Ocean acidification is primarily caused by human-derived increases in atmospheric carbon dioxide (i.e., burning of fossil fuels) that is then absorbed by the ocean, leading to chemical changes that make the ocean more acidic.
Increases in ocean acidity can make it harder for many marine creatures to develop normally and survive, because ocean acidification disrupts the calcification process of shell-producing organisms --particularly krill, oysters, sea urchins and corals. These changes can lead to a ripple of effects up the marine food chain to other species of commercial and conservation concern.
Marine waters along the Pacific Northwest coast are naturally more acidic than those of other regions, making this region more vulnerable to the effects of acidification. Many species of regional economic importance, such as oysters and crabs, as well as primary producers such as phytoplankton, are likely to experience direct effects from ocean acidification.
Ocean acidification will result in species that are “winners” as well as “losers”. For example, wild Pacific oysters show strong sensitivity to ocean acidity, as seen in the recent failures of oyster reproduction in Willapa Bay. While shellfish struggle, some plants, like eelgrass, appear to grow better in a carbon-dioxide rich environment.
Economically, ocean acidification poses a threat to the health and prosperity of the $100 million a year shellfish industry, with additional indirect losses to the finfish industry because of declines in fish prey species.
The NWFSC has built an experimental state-of-the-art facility for growing animals in conditions that mimic pre-industrial, current, and future ocean carbon dioxide levels to observe changes in animal growth, survival and behavior. To more closely mimic conditions that marine organisms experience in the ocean, scientists use the ocean acidification facility to reproduce the natural changes that occur in carbon dioxide levels, temperature, and oxygen concentrations at daily, weekly and seasonal scales. Scientists are currently studying the biological effects of ocean acidification on larval geoduck, Pacific oyster, Olympia oyster, pinto abalone, krill and copepods (zooplankton that are food for the fish we eat), Dungeness crabs, herring and rockfish.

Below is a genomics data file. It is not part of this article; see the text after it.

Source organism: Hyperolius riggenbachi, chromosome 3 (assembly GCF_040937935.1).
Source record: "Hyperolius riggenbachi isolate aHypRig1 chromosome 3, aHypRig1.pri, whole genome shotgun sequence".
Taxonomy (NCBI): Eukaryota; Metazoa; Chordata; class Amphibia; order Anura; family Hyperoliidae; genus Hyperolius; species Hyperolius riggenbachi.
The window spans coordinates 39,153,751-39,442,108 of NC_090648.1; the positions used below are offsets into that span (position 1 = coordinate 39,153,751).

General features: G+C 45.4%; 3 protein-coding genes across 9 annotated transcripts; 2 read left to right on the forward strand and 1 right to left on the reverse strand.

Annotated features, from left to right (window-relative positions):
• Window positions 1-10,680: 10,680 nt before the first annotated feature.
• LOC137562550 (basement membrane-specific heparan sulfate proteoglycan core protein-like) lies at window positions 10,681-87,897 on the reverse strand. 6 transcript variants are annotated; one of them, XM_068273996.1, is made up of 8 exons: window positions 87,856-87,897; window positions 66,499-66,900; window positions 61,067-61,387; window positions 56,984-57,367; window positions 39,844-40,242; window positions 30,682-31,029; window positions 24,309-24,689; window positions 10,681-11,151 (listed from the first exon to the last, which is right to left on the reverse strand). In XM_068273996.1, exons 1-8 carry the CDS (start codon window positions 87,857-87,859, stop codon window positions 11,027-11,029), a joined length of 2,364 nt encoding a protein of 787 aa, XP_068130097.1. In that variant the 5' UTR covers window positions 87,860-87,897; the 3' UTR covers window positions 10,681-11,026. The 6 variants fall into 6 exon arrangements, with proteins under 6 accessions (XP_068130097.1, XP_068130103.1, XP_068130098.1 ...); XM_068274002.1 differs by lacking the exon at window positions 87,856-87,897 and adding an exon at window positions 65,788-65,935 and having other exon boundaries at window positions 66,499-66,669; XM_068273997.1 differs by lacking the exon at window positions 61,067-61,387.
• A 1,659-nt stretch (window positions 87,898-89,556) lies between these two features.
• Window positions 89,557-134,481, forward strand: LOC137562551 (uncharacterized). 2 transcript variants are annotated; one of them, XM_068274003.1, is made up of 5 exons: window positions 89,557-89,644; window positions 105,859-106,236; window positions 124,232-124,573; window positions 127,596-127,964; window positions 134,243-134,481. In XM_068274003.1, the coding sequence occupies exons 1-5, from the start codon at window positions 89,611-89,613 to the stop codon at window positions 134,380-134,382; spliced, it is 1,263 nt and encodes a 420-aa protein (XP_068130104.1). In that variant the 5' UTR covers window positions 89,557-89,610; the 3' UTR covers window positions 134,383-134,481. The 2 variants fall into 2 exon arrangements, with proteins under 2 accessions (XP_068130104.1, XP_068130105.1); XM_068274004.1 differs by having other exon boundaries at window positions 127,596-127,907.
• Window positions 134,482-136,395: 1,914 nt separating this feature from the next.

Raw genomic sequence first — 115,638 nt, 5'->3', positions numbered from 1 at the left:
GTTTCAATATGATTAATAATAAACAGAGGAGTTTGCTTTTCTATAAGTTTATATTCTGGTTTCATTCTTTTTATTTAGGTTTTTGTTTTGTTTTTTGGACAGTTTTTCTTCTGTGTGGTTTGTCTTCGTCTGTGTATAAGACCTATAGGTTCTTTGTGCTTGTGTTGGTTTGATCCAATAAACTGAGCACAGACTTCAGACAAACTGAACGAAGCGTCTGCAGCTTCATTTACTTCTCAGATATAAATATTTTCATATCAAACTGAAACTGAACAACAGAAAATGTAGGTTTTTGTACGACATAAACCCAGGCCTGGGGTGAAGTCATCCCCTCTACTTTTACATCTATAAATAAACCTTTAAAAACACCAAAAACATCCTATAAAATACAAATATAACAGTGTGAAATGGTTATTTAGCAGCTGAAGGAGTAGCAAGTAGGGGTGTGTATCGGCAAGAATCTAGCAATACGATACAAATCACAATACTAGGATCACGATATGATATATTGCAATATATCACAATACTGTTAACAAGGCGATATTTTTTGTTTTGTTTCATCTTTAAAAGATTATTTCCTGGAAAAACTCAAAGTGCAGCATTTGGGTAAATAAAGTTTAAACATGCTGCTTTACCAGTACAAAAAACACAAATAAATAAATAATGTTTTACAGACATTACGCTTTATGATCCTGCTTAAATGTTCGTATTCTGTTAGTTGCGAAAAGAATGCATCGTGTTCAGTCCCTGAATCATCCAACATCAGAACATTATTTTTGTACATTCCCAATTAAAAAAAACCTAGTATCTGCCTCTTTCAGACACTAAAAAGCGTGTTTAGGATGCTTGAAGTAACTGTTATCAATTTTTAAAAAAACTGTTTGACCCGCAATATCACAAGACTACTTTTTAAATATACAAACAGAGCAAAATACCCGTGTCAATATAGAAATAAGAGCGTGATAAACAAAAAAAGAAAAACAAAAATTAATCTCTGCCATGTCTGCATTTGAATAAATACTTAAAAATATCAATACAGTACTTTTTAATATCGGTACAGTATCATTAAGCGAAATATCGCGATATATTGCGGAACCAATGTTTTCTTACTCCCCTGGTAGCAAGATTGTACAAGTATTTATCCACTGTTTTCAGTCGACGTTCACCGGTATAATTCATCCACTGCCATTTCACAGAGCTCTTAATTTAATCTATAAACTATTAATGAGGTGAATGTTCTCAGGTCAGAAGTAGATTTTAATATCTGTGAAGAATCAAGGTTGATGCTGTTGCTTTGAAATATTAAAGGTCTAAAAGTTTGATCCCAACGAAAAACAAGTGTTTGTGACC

Scientists are using ecosystem models to identify how changes in the parts of the food web that are considered to be directly vulnerable to acidification will affect the entire food web in Puget Sound, including how changes in prey species will affect harvested fish, threatened species, and other valuable marine resources.
NWFSC researchers are making precise measurements of ocean acidity as part of sampling zooplankton and fish to understand the relationship between carbon dioxide and key species in Puget Sound.
The NWFSC is collaborating with the Pacific Science Center, the Seattle Aquarium, the University of Washington and other organizations to increase public awareness of the impacts of ocean acidification. Scientists conduct community outreach through public lectures, tours, and exhibits, and have also helped develop hands-on educational resources.
Read the related NOAA feature story, "Ocean acidification: a Q&A with NOAA scientist Shallin Busch"
Read the related NWFSC top story, "CO2 and Ocean Acidity"
Download our Ocean Acidification fact sheet
Learn about NWFSC's Ocean Acidification team